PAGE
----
A letter sent around Microsoft on Friday and seen by the BBC has been backed by employees across multiple departments.
“Microsoft must stop in its activities to empower the US Army’s ability to cause harm and violence,” it reads.
“We did not sign up to develop weapons, and we demand a say in how our work is used.”
HoloLens, first released to developers in March 2016, allows the wearer to see digital images laid over the real world. Microsoft’s chief executive Satya Nadella is expected to announced HoloLens 2 at an event in Barcelona on Sunday, ahead of the Mobile World Congress trade show.
The letter demands Microsoft cancel the Integrated Visual Augmentation System (IVAS) contract, stop developing “any and all” weapons technologies, and draft a public policy statement on the matter.
It also calls for an “independent, external ethics review board” that would oversee compliance with that policy.
It is not the first time that Microsoft employees have spoken out against the firm’s work with government entities.
In June, with the Trump administration mired in controversy over family separations on the US-Mexico border, staff demanded the firm cease providing services to the US Immigration and Customs Enforcement agency (ICE).
Mr Nadella eventually denounced the White House’s actions and said Microsoft’s technology was only being used for standard office-related tasks.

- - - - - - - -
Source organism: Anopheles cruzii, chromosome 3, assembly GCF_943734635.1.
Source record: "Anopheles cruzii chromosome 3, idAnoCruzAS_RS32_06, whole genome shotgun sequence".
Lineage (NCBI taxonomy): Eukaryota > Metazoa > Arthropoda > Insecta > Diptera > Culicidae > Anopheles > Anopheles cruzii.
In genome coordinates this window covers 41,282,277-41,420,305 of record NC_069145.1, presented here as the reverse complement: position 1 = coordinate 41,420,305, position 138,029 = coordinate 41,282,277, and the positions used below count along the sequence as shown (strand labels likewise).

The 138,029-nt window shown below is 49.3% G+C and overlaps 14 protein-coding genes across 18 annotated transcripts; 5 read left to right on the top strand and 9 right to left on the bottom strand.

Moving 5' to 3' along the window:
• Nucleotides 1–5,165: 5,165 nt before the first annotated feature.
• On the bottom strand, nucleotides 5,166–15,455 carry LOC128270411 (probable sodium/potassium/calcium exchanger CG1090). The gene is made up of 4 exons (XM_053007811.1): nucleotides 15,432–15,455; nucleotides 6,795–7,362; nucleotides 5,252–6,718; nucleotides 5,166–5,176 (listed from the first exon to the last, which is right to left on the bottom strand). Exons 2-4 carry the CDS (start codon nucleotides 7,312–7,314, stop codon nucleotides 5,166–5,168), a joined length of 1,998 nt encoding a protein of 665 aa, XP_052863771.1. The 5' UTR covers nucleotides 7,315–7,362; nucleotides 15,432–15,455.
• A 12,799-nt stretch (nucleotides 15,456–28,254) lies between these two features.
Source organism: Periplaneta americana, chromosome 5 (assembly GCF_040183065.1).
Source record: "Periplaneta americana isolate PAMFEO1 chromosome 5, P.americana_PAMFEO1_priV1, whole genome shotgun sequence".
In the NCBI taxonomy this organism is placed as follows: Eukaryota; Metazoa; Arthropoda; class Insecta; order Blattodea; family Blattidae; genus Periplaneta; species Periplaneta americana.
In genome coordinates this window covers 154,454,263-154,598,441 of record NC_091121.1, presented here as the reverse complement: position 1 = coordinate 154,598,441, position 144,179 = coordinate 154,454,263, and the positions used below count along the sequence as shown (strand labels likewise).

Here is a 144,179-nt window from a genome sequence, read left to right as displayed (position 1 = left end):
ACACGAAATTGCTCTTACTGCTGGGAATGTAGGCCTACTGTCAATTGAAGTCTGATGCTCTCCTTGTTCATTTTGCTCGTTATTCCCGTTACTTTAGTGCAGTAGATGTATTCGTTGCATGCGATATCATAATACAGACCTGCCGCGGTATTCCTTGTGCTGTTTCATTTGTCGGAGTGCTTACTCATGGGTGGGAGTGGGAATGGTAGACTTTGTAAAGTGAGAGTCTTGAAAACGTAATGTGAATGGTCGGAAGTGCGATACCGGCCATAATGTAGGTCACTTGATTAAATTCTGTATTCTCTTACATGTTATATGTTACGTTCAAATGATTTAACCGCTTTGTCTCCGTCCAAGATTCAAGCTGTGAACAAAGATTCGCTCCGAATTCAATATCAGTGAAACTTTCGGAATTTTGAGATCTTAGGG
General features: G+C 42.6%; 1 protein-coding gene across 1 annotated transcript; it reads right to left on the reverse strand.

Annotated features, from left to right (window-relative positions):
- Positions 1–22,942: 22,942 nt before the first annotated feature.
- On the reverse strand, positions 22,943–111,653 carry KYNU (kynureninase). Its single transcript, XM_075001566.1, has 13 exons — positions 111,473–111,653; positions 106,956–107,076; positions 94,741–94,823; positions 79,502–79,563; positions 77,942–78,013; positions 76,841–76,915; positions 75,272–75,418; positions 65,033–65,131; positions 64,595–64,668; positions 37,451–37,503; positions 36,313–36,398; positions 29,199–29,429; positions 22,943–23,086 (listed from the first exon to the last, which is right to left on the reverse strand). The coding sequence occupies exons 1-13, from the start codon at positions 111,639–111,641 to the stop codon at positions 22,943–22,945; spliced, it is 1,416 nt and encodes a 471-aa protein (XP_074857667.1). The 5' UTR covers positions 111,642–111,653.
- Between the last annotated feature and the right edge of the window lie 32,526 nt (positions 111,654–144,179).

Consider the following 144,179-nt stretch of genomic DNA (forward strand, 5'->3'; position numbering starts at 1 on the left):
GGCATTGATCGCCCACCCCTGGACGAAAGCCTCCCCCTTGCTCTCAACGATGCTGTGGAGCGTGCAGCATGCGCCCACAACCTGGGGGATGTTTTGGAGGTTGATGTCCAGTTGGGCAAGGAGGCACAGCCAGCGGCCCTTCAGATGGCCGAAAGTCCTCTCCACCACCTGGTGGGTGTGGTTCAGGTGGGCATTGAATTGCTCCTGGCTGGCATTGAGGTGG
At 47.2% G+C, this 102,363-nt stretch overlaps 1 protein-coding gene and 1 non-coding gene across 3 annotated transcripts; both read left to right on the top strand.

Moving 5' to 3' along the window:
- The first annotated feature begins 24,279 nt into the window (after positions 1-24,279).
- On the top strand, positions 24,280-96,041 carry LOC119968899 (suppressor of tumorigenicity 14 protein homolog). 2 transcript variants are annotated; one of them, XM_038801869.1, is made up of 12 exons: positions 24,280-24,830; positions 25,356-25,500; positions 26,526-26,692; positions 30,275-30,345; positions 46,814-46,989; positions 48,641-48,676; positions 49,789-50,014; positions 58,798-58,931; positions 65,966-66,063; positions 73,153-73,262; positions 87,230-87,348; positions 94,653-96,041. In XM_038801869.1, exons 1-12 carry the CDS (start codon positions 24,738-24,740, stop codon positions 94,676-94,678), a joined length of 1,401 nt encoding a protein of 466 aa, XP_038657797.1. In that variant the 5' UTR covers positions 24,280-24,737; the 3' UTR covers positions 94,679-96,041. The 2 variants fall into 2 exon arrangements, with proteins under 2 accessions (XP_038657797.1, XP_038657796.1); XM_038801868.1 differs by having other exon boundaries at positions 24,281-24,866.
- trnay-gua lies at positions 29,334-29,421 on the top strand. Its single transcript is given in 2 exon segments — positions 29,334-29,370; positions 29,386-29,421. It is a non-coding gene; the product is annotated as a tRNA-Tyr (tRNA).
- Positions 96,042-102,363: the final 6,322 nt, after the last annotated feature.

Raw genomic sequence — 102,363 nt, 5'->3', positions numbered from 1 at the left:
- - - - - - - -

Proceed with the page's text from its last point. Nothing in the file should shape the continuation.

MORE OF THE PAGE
With this latest employee rebellion, Microsoft will not have such an easy defence. According to the contract, the goal is to “increase lethality by enhancing the ability to detect, decide and engage before the enemy”.
Microsoft is understood to have outbid rival augmented reality developers, such as Magic Leap.
Microsoft’s president and top lawyer Brad Smith has said employees who are not happy with the nature of the firm’s military work would be allowed to work in other departments. However, in the latest letter, employees said that suggestion was flawed.
“Microsoft fails to inform its engineers on the intent of the software they are building.
“There are many engineers who contributed to HoloLens before this contract even existed, believing it would be used to help architects and engineers build buildings and cars, to help teach people how to perform surgery or play the piano, to push the boundaries of gaming, and to connect with the Mars Rover (RIP).
“These engineers have now lost their ability to make decisions about what they work on, instead finding themselves implicated as war profiteers.”
Microsoft is not the only company to face internal anger over military work. Last year, Google did not renew a contract to work with the US on Project Maven, an artificial intelligence program in development with the Pentagon.
However, Amazon chief executive Jeff Bezos said his firm would enthusiastically work with the military.
“This is a great country – it needs to be defended,” he said during an on-stage interview.